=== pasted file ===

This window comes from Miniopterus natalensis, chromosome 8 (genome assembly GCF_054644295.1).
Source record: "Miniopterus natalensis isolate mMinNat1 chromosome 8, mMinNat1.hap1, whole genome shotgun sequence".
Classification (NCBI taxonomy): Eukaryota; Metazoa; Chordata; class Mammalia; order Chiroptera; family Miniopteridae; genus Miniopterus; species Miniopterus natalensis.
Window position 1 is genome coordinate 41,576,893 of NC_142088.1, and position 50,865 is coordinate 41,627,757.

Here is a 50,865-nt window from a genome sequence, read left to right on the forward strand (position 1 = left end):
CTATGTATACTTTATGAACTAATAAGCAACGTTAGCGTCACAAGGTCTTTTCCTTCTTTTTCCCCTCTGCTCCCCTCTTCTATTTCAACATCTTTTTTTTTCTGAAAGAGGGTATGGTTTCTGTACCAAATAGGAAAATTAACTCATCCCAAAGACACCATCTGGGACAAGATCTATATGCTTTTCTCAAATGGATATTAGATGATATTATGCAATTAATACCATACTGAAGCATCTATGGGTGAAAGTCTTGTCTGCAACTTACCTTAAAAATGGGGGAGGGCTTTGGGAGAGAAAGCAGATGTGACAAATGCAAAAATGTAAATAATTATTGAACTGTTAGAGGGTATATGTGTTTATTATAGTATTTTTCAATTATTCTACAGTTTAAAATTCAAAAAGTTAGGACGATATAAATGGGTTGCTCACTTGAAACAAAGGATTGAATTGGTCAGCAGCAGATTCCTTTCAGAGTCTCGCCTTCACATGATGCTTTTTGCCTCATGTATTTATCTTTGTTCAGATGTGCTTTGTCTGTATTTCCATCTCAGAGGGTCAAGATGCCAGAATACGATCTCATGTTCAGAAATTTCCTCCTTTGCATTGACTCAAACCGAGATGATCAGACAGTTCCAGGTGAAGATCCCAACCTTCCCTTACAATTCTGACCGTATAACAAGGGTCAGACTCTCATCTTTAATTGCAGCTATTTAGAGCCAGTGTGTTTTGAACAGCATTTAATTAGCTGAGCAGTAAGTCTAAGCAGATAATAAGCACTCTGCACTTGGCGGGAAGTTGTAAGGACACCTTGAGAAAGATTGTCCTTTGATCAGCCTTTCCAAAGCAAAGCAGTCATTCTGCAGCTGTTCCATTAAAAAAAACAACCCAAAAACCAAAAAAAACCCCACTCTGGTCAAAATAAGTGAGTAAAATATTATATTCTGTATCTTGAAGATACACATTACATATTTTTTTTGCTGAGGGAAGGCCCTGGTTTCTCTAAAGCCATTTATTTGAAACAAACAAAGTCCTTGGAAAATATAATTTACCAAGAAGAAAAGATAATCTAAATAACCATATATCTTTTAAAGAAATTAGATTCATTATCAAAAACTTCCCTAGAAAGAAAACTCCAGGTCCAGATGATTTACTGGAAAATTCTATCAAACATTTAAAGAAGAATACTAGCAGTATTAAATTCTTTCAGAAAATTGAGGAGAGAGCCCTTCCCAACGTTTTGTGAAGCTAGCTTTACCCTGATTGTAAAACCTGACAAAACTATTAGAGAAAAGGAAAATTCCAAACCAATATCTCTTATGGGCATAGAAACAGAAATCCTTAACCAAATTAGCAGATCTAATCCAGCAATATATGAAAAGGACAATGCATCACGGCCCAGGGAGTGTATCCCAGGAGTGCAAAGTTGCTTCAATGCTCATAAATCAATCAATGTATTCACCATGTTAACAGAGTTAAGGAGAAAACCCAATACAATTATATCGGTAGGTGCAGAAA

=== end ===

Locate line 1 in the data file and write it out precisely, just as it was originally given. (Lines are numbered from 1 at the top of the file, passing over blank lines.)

This window comes from Miniopterus natalensis, chromosome 8 (genome assembly GCF_054644295.1).